When I decided to plunge into film photography, the decision to stick to Canon was already made. Admittedly some thinking had been given, largely influenced by being inexperienced with rangefinder shooting and price. So I went on to pick up a handful of Canon film bodies together with way too many lenses.
That was done to find what focal length works for me on top of relying on a reliable autofocus system. More attention can be placed at what’s most important, making the photograph.
Big, bright viewfinder
Doesn’t require batteries
Maximum shutter speed
Leica M Mount
585 grams (Body)
195 grams (Lens)
From 3000 USD
Three years later, it seems that I've gone against what's been set out as this M6 has been added to the arsenal. No, I’m no Leica snob even though I’ve got a Q because that tells you how much I do not trust myself to focus with fingers. The Mamiya did help to get past the rangefinder/manual operation anxiety hence here I am.
The itch began when I considered diving into the M system but wasn’t sure to go digital with the M10-R or analogue, MP 0.72. After weeks of alternating between the two in silver, this M6 presented itself in pristine condition; moreover it is only 15 minutes away. The caveats were that the camera came with no box furthermore it must go with the Voigtlander Nokton Classic 35mm f/1.4 II.
Sure I prefer a Leica lens so after exchanging our concerns, he’d let both go for the price of one M6 TTL in mint condition so I caved in. And back to going digital or analogue? Problem solved.
Well, the M6 is a stranger to no one. Industrial design at its best. Fits like a glove. It doesn’t require a battery to function. Blah.. blah.. let’s not forget, loading film into one is a pain, there’s no auto shutter speed also matching patch on a viewfinder can be tricky. So, to keep letdowns to a minimum, TMax 400 was loaded.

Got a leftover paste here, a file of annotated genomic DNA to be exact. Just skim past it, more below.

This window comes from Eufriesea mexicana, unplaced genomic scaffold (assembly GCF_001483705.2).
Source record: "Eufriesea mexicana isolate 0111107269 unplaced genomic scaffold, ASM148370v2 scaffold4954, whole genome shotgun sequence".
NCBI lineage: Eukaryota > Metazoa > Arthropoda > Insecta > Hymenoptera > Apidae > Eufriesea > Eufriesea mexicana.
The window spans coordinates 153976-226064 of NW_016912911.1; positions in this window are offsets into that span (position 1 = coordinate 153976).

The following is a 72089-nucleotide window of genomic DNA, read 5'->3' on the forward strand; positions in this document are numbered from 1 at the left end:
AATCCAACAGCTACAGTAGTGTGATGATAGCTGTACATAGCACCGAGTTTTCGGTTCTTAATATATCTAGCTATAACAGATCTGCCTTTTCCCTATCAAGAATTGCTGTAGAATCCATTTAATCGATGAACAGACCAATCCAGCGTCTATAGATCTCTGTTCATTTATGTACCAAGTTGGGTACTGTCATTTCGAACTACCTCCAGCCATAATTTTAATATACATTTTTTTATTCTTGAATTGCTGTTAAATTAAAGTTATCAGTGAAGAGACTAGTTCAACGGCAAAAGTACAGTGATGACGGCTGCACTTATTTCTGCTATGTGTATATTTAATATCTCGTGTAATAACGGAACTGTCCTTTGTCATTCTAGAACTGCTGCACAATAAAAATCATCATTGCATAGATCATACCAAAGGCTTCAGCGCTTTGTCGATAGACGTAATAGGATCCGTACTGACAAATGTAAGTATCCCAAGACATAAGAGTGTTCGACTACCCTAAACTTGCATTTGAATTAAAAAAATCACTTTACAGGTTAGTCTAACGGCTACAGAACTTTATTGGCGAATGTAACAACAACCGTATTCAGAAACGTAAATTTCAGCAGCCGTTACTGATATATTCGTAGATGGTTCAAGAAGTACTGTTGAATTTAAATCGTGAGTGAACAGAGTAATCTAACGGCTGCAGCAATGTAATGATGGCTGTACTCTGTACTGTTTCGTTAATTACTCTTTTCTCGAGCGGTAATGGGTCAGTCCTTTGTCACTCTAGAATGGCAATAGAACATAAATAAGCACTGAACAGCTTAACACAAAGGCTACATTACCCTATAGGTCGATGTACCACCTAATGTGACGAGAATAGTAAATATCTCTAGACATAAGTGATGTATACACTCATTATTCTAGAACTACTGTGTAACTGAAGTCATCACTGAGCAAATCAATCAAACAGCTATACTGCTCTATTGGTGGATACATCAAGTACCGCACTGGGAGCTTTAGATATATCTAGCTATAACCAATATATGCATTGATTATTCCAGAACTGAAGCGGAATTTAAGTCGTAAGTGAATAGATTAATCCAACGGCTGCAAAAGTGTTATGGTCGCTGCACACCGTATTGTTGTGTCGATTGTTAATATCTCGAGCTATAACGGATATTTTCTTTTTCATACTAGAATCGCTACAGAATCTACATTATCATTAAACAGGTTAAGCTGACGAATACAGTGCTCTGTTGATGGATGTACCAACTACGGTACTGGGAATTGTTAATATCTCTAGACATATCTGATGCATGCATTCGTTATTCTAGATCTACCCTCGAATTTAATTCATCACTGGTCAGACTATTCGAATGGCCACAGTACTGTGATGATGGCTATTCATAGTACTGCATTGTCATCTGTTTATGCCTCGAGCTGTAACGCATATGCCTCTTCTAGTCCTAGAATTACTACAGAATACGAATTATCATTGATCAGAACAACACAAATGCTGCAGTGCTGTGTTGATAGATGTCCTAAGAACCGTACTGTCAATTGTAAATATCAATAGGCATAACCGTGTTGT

More was pulled from the canister and looking through its viewfinder for the first time, patch matching concerns were gone. The spool caught on, the viewfinder is the biggest, brightest I’ve ever seen. The 135 mm frame line does help me in composition. If anything, the trickiest part of operation is shutter and aperture balance which is similar to the Yashica FX-3 Super 2000.
Onto the Voigtlander, the construction is all metal down to the aperture ring and it does feel good in the hands. Its dimension is really impressive for having a large aperture. Its profile is well paired to a vintage camera with minimal obstruction through the viewfinder until a hood is put on. Focus is accurate and smooth enough for an untrained shooter nevertheless I wish for the tab to be a tad larger for better grip.
The M6 is compact in size but one is not light despite some parts being made of magnesium alloy instead of brass. The shutter dial is annoying where you’d need to turn all the way to 1000 should you wish to fire at this speed and all the way back to turn it off. That aside, 1000th of a second is the fastest shutter speed which is slower than the Yashica SLR which can also be used without batteries.
The biggest downer would have to be cost of entry. M6s on this side of the world start from 3 thousand US dollars and more is required because they do not come with a lens. Be prepared to spend another for used Leica glass so for this sort of money, I can see why people would go for a Pentax 67 or a Mamiya 7 instead. Furthermore, the Leica M6 or any rangefinder camera is only as good as the photographer. If one is not used to this style of shooting, it is faster to paint pictures with another camera system. Certainly not something for the casual shooter.
The much hailed shooting experience of a Leica M6 lives up to expectation. Regardless of what pictures are being created, the combination of turning of knobs, shutter sound and cogging the advance lever is one of a kind. I guess history is just going to repeat itself. It is once again time to move the older stuff to bring in Leica glass and possibly another body at the right price because it is always good to have a spare.
How much these things cost will automatically make someone handle one with care like keeping it away from rivets on the jeans. That aside, it is commonly known that anything with a red on the camera is worth something so going to shoddy areas with a Leica M6 isn’t a good idea. So ‘investing’ into something this pricey and not being able to use it everywhere does make the whole equation daft. Watch prices have skyrocketed thus an M6 could very well be the next best thing to turn to.
Shot on Leica M6 TTL paired to a Voigtlander Nokton Classic 35mm f/1.4 II MC